The top Republican tax writers in Congress warned business groups that supporting President Barack Obama’s tax plan may cost them a chance at cutting the corporate rate, as U.S. budget talks headed into the weekend with no compromise in sight.
Representative Dave Camp of Michigan and Senator Orrin Hatch of Utah were responding to the White House’s efforts to court corporate chief executives, which culminated in a Dec. 11 Business Roundtable letter expressing openness to a tax rate increase for high-earning individuals.
“There simply is not enough money on the individual side of the tax code to achieve the size of tax increases the president is seeking,” Camp and Hatch wrote yesterday in a letter to the Business Roundtable and the National Federation of Independent Business. “In endorsing the president’s push for higher tax rates, you are also risking some of your own top priorities for tax reform,” such as reducing taxes on profits earned overseas and the corporate tax rate, they wrote.
Obama has used public backing from chief executives such as Lloyd Blankfein of Goldman Sachs Group Inc. to help make his case for higher tax rates for top-earning individuals. Obama wants the higher rates as part of an agreement to avert more than $600 billion in automatic spending cuts and tax increases scheduled to start in January.
Obama and House Speaker John Boehner met Dec. 13 and didn’t announce any progress toward an agreement. Boehner went home to Ohio for the weekend.
Camp and Hatch want Congress to start an overhaul of the individual and corporate parts of the tax code in 2013. They accused Obama of trying to “divide the business community” over a tax overhaul. Camp is chairman of the House Ways and Means Committee, while Hatch is the top Republican on the Senate Finance Committee.
“It’s important that the business community work together to drive the economy and create jobs,” Matt Miller, vice president of tax and fiscal policy at the Business Roundtable, said in a statement. “Comprehensive tax reform coupled with entitlement reform and economic growth should be job number one next year.”
Obama has called for lowering the corporate tax rate to 28 percent from 35 percent for most companies while increasing the top rate on individuals to 39.6 percent from 35 percent.
That would raise taxes for companies that pay through their owners’ individual returns, which are typically smaller, although they also include some businesses such as global law and accounting firms. Republicans want to lower the corporate and top individual rates to 25 percent.
Meanwhile, Senate Republicans are discussing a legislative strategy to break the U.S. budget stalemate that would let Congress extend tax cuts for all except the highest income levels, said two Republican aides who spoke on condition of anonymity.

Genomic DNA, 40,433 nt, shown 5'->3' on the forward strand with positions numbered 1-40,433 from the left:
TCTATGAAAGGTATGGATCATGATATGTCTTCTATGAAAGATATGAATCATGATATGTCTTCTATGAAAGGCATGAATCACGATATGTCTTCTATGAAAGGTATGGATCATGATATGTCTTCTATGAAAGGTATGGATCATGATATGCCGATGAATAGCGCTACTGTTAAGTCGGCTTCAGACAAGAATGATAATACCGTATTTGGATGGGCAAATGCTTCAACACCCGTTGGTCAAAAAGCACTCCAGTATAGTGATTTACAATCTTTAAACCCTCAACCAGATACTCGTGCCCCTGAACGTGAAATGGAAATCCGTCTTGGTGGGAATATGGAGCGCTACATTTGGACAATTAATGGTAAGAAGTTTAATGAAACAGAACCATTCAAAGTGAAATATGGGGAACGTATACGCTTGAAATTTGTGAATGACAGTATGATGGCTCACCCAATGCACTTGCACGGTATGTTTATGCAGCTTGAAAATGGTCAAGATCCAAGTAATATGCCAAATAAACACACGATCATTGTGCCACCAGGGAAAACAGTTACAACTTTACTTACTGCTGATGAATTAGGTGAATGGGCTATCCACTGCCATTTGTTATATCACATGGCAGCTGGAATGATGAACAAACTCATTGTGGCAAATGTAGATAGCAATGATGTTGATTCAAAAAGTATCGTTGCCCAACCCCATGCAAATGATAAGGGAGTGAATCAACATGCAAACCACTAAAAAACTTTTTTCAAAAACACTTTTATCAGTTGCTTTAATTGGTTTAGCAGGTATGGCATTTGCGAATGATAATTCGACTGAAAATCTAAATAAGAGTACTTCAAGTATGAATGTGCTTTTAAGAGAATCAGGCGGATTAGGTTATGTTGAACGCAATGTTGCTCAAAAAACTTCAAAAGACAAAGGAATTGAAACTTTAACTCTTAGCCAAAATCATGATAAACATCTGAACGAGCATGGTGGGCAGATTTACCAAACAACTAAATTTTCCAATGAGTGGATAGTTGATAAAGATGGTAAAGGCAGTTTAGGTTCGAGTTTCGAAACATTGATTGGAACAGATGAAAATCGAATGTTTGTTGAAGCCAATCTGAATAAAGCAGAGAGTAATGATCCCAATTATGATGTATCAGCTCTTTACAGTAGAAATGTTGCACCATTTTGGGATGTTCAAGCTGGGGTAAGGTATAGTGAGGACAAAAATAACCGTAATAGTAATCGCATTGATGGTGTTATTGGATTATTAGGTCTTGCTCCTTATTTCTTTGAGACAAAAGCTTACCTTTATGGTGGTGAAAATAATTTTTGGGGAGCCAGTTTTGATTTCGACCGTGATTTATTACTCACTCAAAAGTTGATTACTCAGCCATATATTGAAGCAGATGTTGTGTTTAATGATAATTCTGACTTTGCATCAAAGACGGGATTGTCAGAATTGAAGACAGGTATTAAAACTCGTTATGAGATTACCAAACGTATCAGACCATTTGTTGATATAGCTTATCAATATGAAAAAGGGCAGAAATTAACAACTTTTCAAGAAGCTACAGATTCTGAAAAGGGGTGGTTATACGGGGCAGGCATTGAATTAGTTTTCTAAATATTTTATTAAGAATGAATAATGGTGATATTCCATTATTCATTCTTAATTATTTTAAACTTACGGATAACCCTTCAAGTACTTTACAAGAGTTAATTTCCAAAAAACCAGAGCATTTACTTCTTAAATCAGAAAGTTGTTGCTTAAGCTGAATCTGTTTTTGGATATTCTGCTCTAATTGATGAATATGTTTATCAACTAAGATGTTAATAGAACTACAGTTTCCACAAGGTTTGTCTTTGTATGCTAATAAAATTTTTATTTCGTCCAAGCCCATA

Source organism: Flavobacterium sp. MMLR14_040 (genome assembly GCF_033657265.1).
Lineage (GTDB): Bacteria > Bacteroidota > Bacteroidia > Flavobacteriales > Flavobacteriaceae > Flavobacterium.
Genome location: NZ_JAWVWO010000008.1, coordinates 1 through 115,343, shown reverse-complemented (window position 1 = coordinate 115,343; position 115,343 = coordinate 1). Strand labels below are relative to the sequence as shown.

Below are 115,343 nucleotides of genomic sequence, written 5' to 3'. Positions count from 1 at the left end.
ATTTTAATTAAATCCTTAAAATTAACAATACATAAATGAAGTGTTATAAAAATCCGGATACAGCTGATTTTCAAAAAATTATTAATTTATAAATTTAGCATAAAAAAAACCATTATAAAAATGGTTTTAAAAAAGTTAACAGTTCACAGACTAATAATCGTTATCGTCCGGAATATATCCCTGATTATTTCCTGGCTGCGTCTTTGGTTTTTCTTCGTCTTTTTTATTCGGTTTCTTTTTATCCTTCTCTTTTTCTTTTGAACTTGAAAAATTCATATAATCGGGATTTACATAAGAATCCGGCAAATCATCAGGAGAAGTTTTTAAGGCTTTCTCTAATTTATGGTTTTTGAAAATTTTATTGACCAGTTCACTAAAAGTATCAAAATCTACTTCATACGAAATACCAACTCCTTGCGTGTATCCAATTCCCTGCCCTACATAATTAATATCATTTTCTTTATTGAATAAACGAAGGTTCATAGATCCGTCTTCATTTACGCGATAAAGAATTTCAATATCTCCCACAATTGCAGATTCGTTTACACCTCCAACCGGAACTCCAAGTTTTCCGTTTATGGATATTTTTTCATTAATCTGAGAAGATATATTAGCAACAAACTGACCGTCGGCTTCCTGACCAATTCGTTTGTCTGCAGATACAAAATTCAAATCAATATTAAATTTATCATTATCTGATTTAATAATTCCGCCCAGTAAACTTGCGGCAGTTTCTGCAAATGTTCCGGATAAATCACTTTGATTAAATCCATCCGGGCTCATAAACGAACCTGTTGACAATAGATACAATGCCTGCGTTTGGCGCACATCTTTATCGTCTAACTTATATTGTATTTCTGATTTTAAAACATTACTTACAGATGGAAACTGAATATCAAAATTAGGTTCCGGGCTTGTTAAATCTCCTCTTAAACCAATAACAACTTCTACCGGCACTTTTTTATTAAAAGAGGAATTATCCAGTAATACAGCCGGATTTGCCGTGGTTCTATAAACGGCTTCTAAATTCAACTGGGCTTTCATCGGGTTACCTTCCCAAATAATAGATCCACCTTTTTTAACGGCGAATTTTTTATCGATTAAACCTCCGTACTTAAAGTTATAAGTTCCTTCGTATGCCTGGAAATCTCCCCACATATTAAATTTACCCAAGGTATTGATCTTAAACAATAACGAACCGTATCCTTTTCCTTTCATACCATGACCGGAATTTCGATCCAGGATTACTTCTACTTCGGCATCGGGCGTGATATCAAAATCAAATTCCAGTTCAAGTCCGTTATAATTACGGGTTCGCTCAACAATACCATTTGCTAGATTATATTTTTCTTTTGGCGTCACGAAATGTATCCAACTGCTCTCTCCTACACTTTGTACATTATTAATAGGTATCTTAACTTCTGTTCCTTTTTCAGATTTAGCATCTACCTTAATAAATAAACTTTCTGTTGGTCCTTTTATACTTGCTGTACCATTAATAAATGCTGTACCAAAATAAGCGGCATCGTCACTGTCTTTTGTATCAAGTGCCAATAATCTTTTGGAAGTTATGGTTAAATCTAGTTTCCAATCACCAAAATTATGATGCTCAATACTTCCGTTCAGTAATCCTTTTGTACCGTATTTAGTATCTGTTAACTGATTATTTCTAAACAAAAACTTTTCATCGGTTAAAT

Under this scenario, the Republican-controlled House would vote on two separate bills, the aides said. One would extend tax cuts for all income levels. That would have wide Republican support though Obama has said he won’t accept it.
The other bill would allow tax cuts for top earners to expire, as Obama demands. Democrats would support that plan and Republicans would be likely to provide enough votes to pass it in the House, one aide said. The Democratic-controlled Senate would pass and send that measure to Obama, the aide said.
Such an approach would let Republicans go on record in support of extending all of the George W. Bush-era tax cuts even as enough of them would join Democrats to pass Obama’s plan.
White House press secretary Jay Carney declined to comment on the possible strategy, saying “there are a lot of ideas floated” at the Capitol.
“What we have yet to see is a proposal of any kind with any kind of specificity,” Carney said yesterday.
Stocks fell, as the Standard & Poor’s 500 Index fell 0.4 percent to 1,413.71 at 4 p.m. New York time. Treasuries rose for the first time in four days as consumer prices fell. The yield on the 10-year note decreased three basis points to 1.7 percent after rising earlier to 1.75 percent, the highest level since Nov. 7.
The White House meeting didn’t close the gap between Obama’s demand for higher taxes for top earners and Boehner’s call for deeper spending cuts, said a Republican congressional aide who spoke on condition of anonymity.
Obama wants to extend tax cuts now for income up to $200,000 a year for individuals and $250,000 for married couples. Some Senate Republicans have discussed acceding to Obama’s demand if the president and Boehner can’t reach a budget deal by year’s end.
‘Off the Table’
“It seems to me getting that off the table would be helpful,” Maine Republican Senator Susan Collins said in an interview. “Everyone agrees that should be done.”
Boehner spokesman Mike Steel declined to comment. Boehner, during his weekly news conference Dec. 13, didn’t rule out allowing a House vote on extending tax cuts for all except the top 2 percent of earners if a broader tax-and-spending deal isn’t reached soon.
Don Stewart, a spokesman for Senate Minority Leader Mitch McConnell, a Kentucky Republican, said in an e-mail yesterday that “Republicans will continue to look for ways to protect American families and jobs while strengthening entitlement programs and continuing to advocate for the types of intelligent reforms in Washington spending that the president has yet to propose.”
McConnell “does not advocate raising taxes on anybody or anything,” Stewart said.